|photo: John Michael Kilbane
Corey Sobel's debut novel, The Redshirt (University Press of Kentucky, October 13), sheds new light on the hypermasculine world of American football. Sobel was born in Colorado and spent his childhood moving around the United States with his family of seven. He attended Duke University on a football scholarship and has since researched HIV/AIDS in North Carolina and Kenya, documented wartime human rights abuses on the border of Burma and Thailand, and served as a researcher for international development organizations around the world.
On your nightstand now:
Essays One by Lydia Davis. I love Davis's fiction, and expected to love her essays, too--what I didn't expect was for virtually every piece in this collection to speak to things I'm thinking about as I work on my new novel (the power of fragments in literature, what we mean when we call a work "experimental," how form and feeling relate). This book has become a kind of totem for me over the last months--I'll carry it around even when I know I don't have time to read.
Favorite book when you were a child:
The Collected Poems by Sylvia Plath. If it's not immediately clear, I was a strange, dark kid. I started writing poetry in fourth grade while my family was living in Massachusetts, and somehow found out about Plath. I had my big brother Conor buy me this book the next time we went to the Natick Mall.
Your top five authors:
José Saramago (favorite novelist), Fernando Pessoa (favorite poet), Henry David Thoreau (favorite essayist), Anne Carson (the author I feel luckiest to be living in the same era as) and Norman Rush (have you read Mortals?).
Book you've faked reading:
Pale Fire by Vladimir Nabokov. I adore the first two sections of the book, and have read them each at least five times. But I always run out of steam in the endnotes section--Nabokov said he treated his characters like galley slaves, but it's here I start to have the feeling that the reader is being treated that way, too. This doesn't stop me from opining on the book every chance I get.
Book you're an evangelist for:
I buttonhole people about two books constantly. The first is Abbott Awaits by Chris Bachelder. Bachelder may be the funniest--and almost certainly the smartest--writer we have when it comes to masculinity, and eventually people are going to realize Abbott Awaits is a modern classic. The Harder They Come by Michael Thelwell is another under-read masterpiece, maybe the best book I've read about music. It doubles as a profound exploration of the legacy of colonialism in Jamaica.
Book you've bought for the cover:
English, August by Upamanyu Chatterjee. I bought this less for the cover design than for the title, which I found intriguing--how many titles have commas in them? Good thing I did, because this is a truly great, thoroughly hilarious first novel about India's byzantine civil service.
Book you hid from your parents:
Sabbath's Theater by Philip Roth. Though my parents were plenty permissive with what I was allowed to read (see Plath), my mom forbade this book. I get why: the transgressive treatment of heterosexual sexuality is as shocking (and thrilling) now as when I snuck it out of a cardboard box in our basement when I was 17.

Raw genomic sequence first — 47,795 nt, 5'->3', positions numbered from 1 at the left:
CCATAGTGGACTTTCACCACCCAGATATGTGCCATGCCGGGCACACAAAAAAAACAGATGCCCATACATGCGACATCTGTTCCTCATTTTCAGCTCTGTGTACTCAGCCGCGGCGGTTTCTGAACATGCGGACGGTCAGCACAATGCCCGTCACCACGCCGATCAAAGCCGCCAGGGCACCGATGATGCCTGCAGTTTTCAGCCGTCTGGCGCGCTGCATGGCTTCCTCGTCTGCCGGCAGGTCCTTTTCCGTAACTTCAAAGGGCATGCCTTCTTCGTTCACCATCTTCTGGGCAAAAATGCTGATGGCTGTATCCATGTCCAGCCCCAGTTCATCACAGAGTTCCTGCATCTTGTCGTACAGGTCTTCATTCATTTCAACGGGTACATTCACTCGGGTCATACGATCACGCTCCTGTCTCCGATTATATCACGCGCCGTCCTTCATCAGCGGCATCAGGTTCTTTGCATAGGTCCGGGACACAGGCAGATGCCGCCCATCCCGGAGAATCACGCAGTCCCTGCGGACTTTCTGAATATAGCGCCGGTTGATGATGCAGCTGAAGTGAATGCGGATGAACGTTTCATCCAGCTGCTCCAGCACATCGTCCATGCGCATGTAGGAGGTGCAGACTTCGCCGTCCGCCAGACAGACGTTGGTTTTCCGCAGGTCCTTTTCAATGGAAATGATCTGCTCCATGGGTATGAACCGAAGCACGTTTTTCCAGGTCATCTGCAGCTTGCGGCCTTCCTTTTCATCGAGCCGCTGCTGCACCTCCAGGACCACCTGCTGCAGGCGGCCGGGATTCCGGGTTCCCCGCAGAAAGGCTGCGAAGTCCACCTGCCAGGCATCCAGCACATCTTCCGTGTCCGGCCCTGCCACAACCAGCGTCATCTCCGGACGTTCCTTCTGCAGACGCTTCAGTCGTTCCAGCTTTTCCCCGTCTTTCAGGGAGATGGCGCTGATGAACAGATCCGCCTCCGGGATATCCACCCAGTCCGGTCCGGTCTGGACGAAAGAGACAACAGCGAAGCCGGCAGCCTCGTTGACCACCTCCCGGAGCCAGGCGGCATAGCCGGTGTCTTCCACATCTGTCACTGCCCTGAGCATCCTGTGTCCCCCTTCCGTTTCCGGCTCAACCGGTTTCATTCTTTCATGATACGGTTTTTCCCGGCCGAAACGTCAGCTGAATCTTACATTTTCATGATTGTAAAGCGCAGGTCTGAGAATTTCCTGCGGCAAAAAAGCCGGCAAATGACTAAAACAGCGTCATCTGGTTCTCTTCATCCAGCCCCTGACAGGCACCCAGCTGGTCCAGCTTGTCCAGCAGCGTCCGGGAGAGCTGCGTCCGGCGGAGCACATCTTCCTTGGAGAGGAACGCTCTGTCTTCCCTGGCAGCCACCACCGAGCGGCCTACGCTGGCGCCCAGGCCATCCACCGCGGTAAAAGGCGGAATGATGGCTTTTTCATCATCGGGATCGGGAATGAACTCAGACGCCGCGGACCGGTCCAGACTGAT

Book that changed your life:
Ulysses by James Joyce. By high school I had left my poetic self behind to become a fanatical football player. But I still liked to talk about books with my mom--a voracious reader--and in 2000 she mentioned a new Modern Library list that ranked Ulysses as the best novel of the 20th century. Ludicrous as those rankings are, they appealed to how football taught me to see the world, and I was resolved to read this so-called "best book." I devoured Ulysses twice within a couple of months, obsessed by how it was changing the way I viewed language--and myself. It's this book that caused me to want to find a way to get out of football so I could start writing novels.
Favorite line from a book:
"Somebody threw a dead dog after him down the ravine." That's the closing line of Malcolm Lowry's Under the Volcano. I gasped when I read it, and will find myself rereading the book's last pages just so I can re-experience the power of that line.
Five books you'll never part with:
Where the Wild Things Are by Maurice Sendak. My copy is missing its front and back covers, and has my name and the year I was given it (Christmas 1986) written in my mom's handwriting. I tear up every time I see that inscription.
A Free Life by Ha Jin. My family moved constantly when I was a kid, and this is the only book I've read that really gets at how it feels to move to yet another new town, hoping things work out this time.
The Journals of Henry David Thoreau (New York Review of Books edition). This book alters how you experience time passing.
The Professor's House by Willa Cather. Quite possibly my favorite novel--certainly the one I find myself rereading most often.
The Book of Disquiet by Fernando Pessoa (Richard Zenith translation). I turn to this unclassifiable work for comfort in the same way I used to turn to the Bible.
Book you most want to read again for the first time:
All for Nothing by Walter Kempowski. I want to relive that heady rush of first encountering a genuinely original narrative voice.
Author you wish more Americans read:
Horacio Castellanos Moya. A Salvadorian novelist who has written two of the most addictive contemporary novels I've read: Senselessness and The Dream of My Return.